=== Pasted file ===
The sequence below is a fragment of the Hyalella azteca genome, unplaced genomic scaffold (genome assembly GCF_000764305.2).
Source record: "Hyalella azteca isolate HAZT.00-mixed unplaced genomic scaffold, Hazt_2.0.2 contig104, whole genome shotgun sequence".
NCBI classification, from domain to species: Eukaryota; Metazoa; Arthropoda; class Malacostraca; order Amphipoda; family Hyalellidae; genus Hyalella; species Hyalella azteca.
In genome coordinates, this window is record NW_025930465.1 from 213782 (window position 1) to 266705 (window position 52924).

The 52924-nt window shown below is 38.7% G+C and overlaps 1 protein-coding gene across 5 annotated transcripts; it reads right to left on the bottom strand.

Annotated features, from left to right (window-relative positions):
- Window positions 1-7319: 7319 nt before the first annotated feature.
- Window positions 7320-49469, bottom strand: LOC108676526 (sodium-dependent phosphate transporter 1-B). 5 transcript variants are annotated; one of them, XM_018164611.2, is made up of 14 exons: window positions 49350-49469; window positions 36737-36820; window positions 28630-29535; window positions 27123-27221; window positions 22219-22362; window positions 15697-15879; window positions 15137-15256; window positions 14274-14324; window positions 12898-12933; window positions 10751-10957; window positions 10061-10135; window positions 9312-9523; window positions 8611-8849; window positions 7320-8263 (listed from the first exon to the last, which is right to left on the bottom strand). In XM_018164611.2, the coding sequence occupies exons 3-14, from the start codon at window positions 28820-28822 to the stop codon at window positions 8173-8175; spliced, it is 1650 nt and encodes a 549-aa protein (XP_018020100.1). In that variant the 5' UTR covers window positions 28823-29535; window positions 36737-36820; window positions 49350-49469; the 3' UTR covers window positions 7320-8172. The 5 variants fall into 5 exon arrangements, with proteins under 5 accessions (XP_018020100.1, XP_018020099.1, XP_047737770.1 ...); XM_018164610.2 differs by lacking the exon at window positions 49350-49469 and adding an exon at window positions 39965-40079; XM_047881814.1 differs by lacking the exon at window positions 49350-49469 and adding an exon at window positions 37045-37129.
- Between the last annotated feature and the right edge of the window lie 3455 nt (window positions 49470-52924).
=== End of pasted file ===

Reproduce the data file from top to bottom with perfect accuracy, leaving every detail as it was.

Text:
The sequence below is a fragment of the Hyalella azteca genome, unplaced genomic scaffold (genome assembly GCF_000764305.2).
Source record: "Hyalella azteca isolate HAZT.00-mixed unplaced genomic scaffold, Hazt_2.0.2 contig104, whole genome shotgun sequence".
NCBI classification, from domain to species: Eukaryota; Metazoa; Arthropoda; class Malacostraca; order Amphipoda; family Hyalellidae; genus Hyalella; species Hyalella azteca.
In genome coordinates, this window is record NW_025930465.1 from 213782 (window position 1) to 266705 (window position 52924).

The 52924-nt window shown below is 38.7% G+C and overlaps 1 protein-coding gene across 5 annotated transcripts; it reads right to left on the bottom strand.

Annotated features, from left to right (window-relative positions):
- Window positions 1-7319: 7319 nt before the first annotated feature.
- Window positions 7320-49469, bottom strand: LOC108676526 (sodium-dependent phosphate transporter 1-B). 5 transcript variants are annotated; one of them, XM_018164611.2, is made up of 14 exons: window positions 49350-49469; window positions 36737-36820; window positions 28630-29535; window positions 27123-27221; window positions 22219-22362; window positions 15697-15879; window positions 15137-15256; window positions 14274-14324; window positions 12898-12933; window positions 10751-10957; window positions 10061-10135; window positions 9312-9523; window positions 8611-8849; window positions 7320-8263 (listed from the first exon to the last, which is right to left on the bottom strand). In XM_018164611.2, the coding sequence occupies exons 3-14, from the start codon at window positions 28820-28822 to the stop codon at window positions 8173-8175; spliced, it is 1650 nt and encodes a 549-aa protein (XP_018020100.1). In that variant the 5' UTR covers window positions 28823-29535; window positions 36737-36820; window positions 49350-49469; the 3' UTR covers window positions 7320-8172. The 5 variants fall into 5 exon arrangements, with proteins under 5 accessions (XP_018020100.1, XP_018020099.1, XP_047737770.1 ...); XM_018164610.2 differs by lacking the exon at window positions 49350-49469 and adding an exon at window positions 39965-40079; XM_047881814.1 differs by lacking the exon at window positions 49350-49469 and adding an exon at window positions 37045-37129.
- Between the last annotated feature and the right edge of the window lie 3455 nt (window positions 49470-52924).